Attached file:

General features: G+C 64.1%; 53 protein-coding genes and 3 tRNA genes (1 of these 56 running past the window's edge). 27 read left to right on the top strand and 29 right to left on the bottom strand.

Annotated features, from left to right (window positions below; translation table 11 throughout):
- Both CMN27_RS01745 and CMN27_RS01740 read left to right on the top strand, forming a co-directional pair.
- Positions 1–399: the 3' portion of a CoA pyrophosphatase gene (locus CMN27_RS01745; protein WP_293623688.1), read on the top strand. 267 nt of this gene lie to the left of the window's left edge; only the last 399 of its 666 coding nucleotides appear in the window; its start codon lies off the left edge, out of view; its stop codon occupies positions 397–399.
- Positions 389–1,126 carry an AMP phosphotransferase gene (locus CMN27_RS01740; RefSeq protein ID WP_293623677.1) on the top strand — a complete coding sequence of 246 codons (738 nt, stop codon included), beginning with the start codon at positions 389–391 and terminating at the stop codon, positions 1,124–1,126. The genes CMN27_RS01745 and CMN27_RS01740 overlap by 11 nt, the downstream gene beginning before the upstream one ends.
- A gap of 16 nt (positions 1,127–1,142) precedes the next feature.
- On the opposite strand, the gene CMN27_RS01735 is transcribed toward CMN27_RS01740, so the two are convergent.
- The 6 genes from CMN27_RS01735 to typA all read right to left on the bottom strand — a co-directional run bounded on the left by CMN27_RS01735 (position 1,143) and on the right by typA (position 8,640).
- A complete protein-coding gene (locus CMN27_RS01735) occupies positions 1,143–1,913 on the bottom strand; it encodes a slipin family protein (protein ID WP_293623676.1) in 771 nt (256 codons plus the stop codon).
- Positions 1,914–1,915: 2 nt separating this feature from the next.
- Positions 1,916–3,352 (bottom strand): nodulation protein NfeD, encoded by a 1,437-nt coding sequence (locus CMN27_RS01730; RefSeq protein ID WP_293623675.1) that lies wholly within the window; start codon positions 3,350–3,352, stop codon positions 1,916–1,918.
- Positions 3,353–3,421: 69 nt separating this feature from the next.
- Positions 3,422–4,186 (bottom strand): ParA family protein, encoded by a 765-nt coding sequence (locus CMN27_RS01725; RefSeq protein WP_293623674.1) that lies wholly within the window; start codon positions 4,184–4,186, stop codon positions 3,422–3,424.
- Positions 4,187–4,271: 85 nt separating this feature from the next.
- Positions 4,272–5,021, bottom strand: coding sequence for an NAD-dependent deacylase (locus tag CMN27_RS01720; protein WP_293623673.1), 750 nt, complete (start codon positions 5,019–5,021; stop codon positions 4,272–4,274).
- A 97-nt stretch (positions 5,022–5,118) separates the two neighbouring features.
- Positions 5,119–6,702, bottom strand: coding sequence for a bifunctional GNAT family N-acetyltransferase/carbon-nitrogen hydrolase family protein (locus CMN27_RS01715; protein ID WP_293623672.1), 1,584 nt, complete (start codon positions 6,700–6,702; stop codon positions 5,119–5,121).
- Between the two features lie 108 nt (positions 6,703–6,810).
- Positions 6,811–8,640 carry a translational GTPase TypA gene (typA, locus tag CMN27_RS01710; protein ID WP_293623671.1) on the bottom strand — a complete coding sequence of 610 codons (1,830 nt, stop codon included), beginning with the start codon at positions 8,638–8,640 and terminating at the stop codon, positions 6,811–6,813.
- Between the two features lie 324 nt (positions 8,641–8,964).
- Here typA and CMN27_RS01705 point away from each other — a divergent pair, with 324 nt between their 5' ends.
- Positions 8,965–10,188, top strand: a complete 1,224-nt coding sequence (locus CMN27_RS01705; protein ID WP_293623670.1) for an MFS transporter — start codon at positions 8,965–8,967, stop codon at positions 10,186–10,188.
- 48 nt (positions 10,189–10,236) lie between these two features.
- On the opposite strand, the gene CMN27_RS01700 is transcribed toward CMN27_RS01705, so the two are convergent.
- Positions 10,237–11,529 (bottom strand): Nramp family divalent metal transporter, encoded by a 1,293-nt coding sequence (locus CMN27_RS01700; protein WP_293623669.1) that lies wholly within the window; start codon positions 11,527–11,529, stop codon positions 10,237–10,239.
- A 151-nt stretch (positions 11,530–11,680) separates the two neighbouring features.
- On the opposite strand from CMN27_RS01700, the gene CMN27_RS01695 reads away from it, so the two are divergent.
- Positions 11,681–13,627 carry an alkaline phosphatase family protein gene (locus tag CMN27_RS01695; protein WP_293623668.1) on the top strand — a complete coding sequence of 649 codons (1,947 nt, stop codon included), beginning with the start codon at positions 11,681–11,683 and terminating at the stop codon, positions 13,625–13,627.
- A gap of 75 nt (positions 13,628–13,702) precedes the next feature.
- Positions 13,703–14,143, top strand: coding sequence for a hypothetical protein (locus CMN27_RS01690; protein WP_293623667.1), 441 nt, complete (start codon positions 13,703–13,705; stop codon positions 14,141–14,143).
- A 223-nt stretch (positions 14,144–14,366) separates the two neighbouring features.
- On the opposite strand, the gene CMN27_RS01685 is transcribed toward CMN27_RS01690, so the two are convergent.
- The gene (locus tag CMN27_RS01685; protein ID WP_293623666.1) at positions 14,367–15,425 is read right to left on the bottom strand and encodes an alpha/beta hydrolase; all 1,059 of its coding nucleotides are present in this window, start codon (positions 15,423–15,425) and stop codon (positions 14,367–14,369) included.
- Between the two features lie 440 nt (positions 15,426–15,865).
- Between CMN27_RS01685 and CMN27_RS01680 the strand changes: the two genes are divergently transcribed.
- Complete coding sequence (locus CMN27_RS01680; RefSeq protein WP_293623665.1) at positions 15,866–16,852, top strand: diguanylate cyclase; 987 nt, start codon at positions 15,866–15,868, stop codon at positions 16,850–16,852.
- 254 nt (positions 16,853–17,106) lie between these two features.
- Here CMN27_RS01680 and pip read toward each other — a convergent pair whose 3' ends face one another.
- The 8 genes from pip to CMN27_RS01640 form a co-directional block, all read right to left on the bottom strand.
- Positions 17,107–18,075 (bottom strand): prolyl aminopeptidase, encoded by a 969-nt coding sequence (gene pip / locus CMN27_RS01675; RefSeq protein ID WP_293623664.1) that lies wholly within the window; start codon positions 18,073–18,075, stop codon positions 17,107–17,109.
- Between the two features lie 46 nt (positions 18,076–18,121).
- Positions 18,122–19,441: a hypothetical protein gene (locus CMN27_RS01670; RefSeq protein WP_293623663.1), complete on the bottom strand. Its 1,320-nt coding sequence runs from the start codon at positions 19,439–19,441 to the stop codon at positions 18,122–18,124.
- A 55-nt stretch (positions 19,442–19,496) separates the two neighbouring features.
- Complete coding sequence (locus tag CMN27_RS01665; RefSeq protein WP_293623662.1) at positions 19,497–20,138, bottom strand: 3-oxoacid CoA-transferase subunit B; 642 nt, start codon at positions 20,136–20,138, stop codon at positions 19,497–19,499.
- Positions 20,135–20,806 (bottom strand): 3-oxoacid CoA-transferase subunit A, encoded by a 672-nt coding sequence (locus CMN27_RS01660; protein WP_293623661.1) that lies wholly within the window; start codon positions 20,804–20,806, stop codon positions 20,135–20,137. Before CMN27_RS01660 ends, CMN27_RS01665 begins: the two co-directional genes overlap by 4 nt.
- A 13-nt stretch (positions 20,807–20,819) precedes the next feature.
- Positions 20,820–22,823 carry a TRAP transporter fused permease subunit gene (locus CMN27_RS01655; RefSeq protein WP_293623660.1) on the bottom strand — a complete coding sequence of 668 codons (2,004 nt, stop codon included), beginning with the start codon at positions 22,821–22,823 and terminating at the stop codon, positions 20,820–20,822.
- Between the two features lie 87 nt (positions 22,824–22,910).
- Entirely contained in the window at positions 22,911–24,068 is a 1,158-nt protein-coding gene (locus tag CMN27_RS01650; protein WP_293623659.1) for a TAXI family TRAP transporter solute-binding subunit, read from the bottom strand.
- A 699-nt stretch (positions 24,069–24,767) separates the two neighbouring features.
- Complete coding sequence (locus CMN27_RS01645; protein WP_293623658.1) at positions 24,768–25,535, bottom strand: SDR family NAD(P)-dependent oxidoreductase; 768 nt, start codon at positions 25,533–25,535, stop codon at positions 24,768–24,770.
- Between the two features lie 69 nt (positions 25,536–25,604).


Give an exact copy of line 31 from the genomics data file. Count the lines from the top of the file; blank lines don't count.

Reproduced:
- A 223-nt stretch (positions 14,144–14,366) separates the two neighbouring features.